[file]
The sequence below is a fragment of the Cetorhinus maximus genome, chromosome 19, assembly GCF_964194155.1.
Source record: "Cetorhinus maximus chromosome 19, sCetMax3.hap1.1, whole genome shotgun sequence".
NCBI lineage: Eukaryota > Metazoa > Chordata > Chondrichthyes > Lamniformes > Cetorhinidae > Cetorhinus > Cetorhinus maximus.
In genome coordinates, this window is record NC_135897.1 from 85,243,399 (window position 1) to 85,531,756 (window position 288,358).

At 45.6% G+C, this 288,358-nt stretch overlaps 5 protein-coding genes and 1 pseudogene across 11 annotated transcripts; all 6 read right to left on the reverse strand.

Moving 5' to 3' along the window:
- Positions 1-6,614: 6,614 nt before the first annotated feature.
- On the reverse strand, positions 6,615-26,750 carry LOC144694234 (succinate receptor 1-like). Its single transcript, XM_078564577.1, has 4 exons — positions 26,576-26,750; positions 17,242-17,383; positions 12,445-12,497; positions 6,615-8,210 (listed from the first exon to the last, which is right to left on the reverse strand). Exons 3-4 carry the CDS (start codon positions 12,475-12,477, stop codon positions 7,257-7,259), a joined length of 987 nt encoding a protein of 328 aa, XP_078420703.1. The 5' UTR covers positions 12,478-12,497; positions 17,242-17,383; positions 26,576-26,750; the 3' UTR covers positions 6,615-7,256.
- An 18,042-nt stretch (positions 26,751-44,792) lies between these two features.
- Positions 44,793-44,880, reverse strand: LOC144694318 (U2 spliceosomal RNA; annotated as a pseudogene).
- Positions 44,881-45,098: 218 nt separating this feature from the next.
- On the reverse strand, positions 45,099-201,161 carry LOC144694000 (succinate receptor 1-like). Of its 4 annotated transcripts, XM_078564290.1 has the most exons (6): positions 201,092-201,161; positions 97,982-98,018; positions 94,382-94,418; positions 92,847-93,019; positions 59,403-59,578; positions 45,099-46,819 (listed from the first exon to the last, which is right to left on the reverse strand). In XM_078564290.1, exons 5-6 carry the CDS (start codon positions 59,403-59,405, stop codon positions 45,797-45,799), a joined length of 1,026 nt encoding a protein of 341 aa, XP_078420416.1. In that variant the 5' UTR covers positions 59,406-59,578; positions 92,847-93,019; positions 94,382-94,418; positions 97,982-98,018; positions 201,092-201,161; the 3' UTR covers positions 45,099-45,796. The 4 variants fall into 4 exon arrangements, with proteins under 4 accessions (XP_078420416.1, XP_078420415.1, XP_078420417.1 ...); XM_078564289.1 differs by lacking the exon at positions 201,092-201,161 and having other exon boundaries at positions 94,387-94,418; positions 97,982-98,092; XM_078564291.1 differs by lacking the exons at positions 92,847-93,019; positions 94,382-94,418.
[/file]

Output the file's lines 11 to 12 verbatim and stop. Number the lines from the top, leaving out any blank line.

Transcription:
- Positions 44,881-45,098: 218 nt separating this feature from the next.
- On the reverse strand, positions 45,099-201,161 carry LOC144694000 (succinate receptor 1-like). Of its 4 annotated transcripts, XM_078564290.1 has the most exons (6): positions 201,092-201,161; positions 97,982-98,018; positions 94,382-94,418; positions 92,847-93,019; positions 59,403-59,578; positions 45,099-46,819 (listed from the first exon to the last, which is right to left on the reverse strand). In XM_078564290.1, exons 5-6 carry the CDS (start codon positions 59,403-59,405, stop codon positions 45,797-45,799), a joined length of 1,026 nt encoding a protein of 341 aa, XP_078420416.1. In that variant the 5' UTR covers positions 59,406-59,578; positions 92,847-93,019; positions 94,382-94,418; positions 97,982-98,018; positions 201,092-201,161; the 3' UTR covers positions 45,099-45,796. The 4 variants fall into 4 exon arrangements, with proteins under 4 accessions (XP_078420416.1, XP_078420415.1, XP_078420417.1 ...); XM_078564289.1 differs by lacking the exon at positions 201,092-201,161 and having other exon boundaries at positions 94,387-94,418; positions 97,982-98,092; XM_078564291.1 differs by lacking the exons at positions 92,847-93,019; positions 94,382-94,418.